There’s a big difference between actual disinformation or misinformation, and information or analysis that you just don’t like
Apparently, it wasn’t enough for the European Union to block access to media outlets on TV and radio, and demand that YouTube and all social media restrict access to them across Europe. Now, with a ninth round of sanctions, they’ve frozen the assets and funds of various media outlets, including RT’s parent company ANO TV-Novosti.
“Through its subordinate media outlets, including RT, it spread pro-Kremlin propaganda and disinformation, and supported Russia’s war of aggression against Ukraine,” according to the new sanctions announcement.
And here I thought that some of us were just relentlessly mocking the ineptitude and mismanagement of the European Union, joking about how “democratic” the EU likes to think it is even as it sends out European Commission President, “queen” Ursula von der Leyen to tell the plebeians who never voted for her how they have to stick it to Russian President Vladimir Putin by shivering and starving all winter, and just generally trying to help the public understand the discreet interests behind some of the moves being made by Western countries which would otherwise be incomprehensible to the average rationally thinking person. It’s the kind of thing that many of us have been doing across a whole range of highly prominent Western media outlets our entire careers.
But the EU sees it differently when the outlet that gives those voices a platform happens to be Russian, alleging without any specific details or qualification that the media outlet “supported, materially or financially, actions which undermine or threaten the territorial integrity, sovereignty and independence of Ukraine.” By covering and commenting on the news? Really? Or is it just that anything that challenges the official narrative coming out of the EU — and could potentially lead to Europeans focusing the blame for their own suffering on their own elected officials and supranational overlords — has to be censored? That may work for a while, but not forever. As former British Prime Minister Winston Churchill once said, “The truth is incontrovertible. Malice may attack it, ignorance may deride it, but in the end, there it is.”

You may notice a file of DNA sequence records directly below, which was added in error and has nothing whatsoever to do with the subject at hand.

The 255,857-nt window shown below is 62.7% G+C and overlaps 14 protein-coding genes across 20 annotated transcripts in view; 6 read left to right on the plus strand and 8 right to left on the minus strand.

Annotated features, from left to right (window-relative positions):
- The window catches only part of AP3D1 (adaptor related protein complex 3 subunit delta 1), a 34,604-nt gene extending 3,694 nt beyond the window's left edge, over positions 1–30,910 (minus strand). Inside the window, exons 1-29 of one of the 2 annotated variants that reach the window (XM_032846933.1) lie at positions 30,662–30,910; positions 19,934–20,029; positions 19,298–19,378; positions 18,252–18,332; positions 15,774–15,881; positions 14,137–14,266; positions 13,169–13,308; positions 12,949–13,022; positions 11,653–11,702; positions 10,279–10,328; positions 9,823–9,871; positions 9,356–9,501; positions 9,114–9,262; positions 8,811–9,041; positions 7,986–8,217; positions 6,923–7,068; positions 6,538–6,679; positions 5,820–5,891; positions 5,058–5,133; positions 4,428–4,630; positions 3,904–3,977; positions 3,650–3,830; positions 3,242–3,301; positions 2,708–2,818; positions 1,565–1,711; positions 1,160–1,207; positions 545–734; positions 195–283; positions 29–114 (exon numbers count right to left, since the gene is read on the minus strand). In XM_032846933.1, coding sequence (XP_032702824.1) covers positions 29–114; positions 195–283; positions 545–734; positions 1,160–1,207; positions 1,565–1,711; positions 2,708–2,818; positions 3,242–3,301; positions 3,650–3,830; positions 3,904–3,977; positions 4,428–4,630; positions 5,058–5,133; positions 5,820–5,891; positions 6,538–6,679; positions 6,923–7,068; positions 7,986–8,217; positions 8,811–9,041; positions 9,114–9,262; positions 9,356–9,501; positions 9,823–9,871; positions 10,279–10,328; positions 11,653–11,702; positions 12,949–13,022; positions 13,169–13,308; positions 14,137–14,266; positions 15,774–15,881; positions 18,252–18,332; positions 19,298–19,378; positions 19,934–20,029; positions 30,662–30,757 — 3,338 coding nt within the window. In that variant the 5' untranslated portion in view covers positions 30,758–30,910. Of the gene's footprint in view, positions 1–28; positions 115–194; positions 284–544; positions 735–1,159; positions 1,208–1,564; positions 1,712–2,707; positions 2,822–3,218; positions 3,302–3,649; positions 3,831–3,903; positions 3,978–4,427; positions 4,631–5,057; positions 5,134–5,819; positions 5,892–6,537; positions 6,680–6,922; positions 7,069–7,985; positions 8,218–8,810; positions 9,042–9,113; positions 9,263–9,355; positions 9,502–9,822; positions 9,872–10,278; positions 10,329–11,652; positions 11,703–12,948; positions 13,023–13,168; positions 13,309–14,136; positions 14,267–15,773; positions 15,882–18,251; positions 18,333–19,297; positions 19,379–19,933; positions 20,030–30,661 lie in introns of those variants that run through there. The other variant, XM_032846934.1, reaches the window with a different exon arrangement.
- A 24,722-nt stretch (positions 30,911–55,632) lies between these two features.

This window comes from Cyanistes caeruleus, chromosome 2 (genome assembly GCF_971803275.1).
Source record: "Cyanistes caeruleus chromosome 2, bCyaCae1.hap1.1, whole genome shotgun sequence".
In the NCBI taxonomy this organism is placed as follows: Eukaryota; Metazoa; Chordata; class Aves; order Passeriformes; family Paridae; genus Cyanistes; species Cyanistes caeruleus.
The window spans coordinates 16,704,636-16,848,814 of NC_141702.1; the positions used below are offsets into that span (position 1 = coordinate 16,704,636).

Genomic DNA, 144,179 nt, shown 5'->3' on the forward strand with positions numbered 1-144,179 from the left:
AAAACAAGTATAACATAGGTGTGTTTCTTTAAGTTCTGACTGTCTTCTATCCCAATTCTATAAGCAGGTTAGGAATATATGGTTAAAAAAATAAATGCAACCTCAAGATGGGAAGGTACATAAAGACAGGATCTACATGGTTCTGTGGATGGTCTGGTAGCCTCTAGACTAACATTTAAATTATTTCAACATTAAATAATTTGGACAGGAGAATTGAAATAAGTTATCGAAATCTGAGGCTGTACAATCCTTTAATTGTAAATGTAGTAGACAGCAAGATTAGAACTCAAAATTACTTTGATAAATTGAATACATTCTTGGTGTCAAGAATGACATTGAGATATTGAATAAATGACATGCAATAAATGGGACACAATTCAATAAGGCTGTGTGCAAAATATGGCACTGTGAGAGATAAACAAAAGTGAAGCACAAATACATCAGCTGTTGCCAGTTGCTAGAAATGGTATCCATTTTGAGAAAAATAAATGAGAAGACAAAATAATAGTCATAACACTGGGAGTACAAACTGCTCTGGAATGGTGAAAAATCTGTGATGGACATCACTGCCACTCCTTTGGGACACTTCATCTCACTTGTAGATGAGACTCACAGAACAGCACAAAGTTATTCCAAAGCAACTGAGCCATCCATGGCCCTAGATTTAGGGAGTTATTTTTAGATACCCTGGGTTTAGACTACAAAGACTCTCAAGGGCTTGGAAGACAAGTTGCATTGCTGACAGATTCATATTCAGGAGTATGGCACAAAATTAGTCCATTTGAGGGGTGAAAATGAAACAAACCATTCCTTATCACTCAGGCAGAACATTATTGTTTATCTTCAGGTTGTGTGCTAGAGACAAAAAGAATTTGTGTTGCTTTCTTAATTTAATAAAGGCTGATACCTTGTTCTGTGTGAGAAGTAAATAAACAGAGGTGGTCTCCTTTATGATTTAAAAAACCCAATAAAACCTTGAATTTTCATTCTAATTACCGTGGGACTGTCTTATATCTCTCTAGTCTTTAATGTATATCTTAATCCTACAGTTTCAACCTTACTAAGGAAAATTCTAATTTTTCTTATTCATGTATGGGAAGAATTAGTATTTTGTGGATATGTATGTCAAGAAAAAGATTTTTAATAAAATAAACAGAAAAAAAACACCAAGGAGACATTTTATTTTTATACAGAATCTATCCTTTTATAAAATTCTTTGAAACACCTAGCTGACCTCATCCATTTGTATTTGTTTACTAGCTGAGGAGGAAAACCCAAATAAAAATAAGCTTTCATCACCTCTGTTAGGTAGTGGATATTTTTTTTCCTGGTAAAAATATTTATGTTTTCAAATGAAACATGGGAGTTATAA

Evoking security — Ukraine’s, Europe’s, or otherwise — to justify clawing back fundamental rights isn’t new to anyone who has been stuck in lockdown at home during the Covid crisis or who recalls the electronic dragnet that NSA whistleblower Edward Snowden revealed amid the global war on terrorism. But violating the EU’s own tenets of a free press with blanket censorship under the guise of national security is perhaps the most grotesque application of the principle — and violation of what they routinely claim to be their own.
There’s a big difference between actual disinformation or misinformation on the one hand, and information or analysis that you just don’t like on the other. If a journalist or media outlet releases something that’s factually incorrect, then indeed there’s an ethical and regulatory obligation to identify and correct it. That’s what national media regulators in countries all across Europe are for. They have long been watching Russian media platforms like hawks for any such violations, and it’s hard to imagine that they’d be shy in pointing any out.
Journalists have to show their work, so why doesn’t the EU when it censors them en masse with a pen stroke? What the EU has done with its sanctions is nothing short of totalitarian in that a supranational entity has usurped a specific regulatory role defined by national governments across an entire bloc of supposedly sovereign states, and in doing so, has made itself the ultimate arbiter of what citizens are allowed to see and hear. They have become what they criticize when they denounce communist style censorship. When a person without a VPN literally has to exit European Union territory to access news that is freely available to people in Vietnam or Brazil — that’s an information iron curtain, and it’s Made in Europe.
What’s even more troubling is the cheerleading by some members of the media establishment who just don’t like Russia, and use that fact to marginalize or attempt to censor the work of their colleagues on Russian media platforms. Journalists who champion the blanket censorship of information or analysis on the basis that it doesn’t come from a source they like, or one that’s approved or tolerated by their own government, effectively hinder the search for truth by stifling debate and information diversity. Oh, but when Elon Musk — the new billionaire CEO of Twitter, a private social media platform — briefly deactivated the accounts of a handful of Western establishment journalists recently, including from the New York Times and CNN, various western journalists reacted like he had just committed a massacre.
Even more ironically, the EU flipped out over Musk’s hours-long censorship of journalists on a private platform that he personally owns. European Commission Vice-President for “values and transparency”, Vera Jourova, Tweeted: “News about arbitrary suspension of journalists on Twitter is worrying. EU’s Digital Services Act requires respect of media freedom and fundamental rights. This is reinforced under our #MediaFreedomAct. @elonmusk should be aware of that. There are red lines. And sanctions, soon.” Where has Vice-President Values been amid the repeated sanctioning of journalists by the EU since February?
If the EU held itself to the same standard of respect for media freedom that it demands of Musk, then it would have already sanctioned itself. Which, actually, is something that the EU has become really good at doing as the impact of its own anti-Russian sanctions blows back onto its own people. Good luck censoring that.
December 22, 2022 at 07:18PM